We are searching data for your request:
Upon completion, a link will appear to access the found materials.
Toxoplasmosis is a very common generalized parasitic infection, caused by a parasite called Toxoplasma gondii. It represents danger only when it is acquired during pregnancy because it can endanger the health of your baby and also poses a risk for immunosuppressed people, that is, those who are affected by diseases that lower their defenses against infections.
More than 80 percent of primary infections are symptomatic. The incubation period for the disease is approximately one to two weeks. Generally, the symptoms of toxoplasmosis are similar to those of the flu or infectious mononucleosis, characterized by fatigue, muscle aches, fever, and swollen glands. The infection usually occurs only once in a lifetime and leaves a person immune to the parasite if they come into contact with it on subsequent occasions. However, the parasite remains inside the body indefinitely, although inactive and without causing damage.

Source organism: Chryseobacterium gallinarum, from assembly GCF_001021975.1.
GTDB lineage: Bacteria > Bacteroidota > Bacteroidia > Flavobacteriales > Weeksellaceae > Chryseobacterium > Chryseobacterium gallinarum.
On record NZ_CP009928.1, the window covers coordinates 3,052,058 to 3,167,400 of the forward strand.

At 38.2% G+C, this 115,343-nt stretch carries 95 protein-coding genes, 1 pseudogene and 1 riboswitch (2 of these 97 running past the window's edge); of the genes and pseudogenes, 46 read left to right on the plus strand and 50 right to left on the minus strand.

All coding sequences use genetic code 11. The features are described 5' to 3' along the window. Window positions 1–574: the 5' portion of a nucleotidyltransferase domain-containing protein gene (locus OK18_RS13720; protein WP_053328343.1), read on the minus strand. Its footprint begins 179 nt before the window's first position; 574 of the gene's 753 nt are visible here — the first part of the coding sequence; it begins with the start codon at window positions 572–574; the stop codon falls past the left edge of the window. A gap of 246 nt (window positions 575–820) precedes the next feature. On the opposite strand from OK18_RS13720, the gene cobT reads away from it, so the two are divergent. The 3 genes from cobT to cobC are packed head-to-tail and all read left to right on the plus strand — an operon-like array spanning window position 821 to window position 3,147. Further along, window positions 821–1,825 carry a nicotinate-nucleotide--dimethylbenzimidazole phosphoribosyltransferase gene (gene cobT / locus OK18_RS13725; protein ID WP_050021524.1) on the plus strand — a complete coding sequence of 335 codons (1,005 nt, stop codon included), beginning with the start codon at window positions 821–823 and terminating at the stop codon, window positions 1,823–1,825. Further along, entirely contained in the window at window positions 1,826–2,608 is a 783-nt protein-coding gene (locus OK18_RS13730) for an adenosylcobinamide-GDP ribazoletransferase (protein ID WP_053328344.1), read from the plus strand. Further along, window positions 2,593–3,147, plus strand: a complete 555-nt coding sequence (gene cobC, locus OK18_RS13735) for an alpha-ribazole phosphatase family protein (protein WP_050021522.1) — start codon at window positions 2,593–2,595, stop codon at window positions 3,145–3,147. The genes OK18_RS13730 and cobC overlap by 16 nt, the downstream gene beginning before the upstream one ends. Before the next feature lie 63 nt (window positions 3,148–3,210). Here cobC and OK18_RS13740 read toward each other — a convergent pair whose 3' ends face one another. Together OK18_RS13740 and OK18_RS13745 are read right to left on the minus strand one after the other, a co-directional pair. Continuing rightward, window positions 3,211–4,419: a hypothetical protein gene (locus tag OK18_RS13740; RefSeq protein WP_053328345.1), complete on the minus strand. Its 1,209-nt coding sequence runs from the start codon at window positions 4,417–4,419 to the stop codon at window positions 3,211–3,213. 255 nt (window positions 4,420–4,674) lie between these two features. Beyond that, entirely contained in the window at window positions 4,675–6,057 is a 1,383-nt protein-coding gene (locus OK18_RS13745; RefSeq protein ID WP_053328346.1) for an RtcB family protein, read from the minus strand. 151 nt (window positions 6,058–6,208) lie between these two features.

Toxoplasmic infection can occur after eating raw or undercooked meat, which contains the parasite. Contagion can also occur after cleaning cat droppings or contaminated soil. Cats usually get the infection by eating an infected rodent or bird. The parasite reproduces in the intestine of the cat and it ends up in the box, sand or earth where the cat discards its excrement. This stage becomes infectious within 24 hours and resistant to most disinfectants. The parasite is capable of living on the ground for more than a year, under certain conditions of temperature and humidity. Infected cats appear healthy.
Transmission to humans is by contact or by ingestion of food. For this reason, if you are pregnant and your blood tests have been negative for toxoplasmosis antibodies, from now on avoid taking unpasteurized goat or cow milk, smoked foods (salmon, trout) and cured (sausages).
Take extreme precautions in contact with nature and wear gloves to do yard work, as it can also be transmitted through insects such as flies and cockroaches, which may have been in contact with contaminated material, such as cat droppings.
You can read more articles similar to Toxoplasmosis in pregnancy, in the Diseases category - on-site nuisance.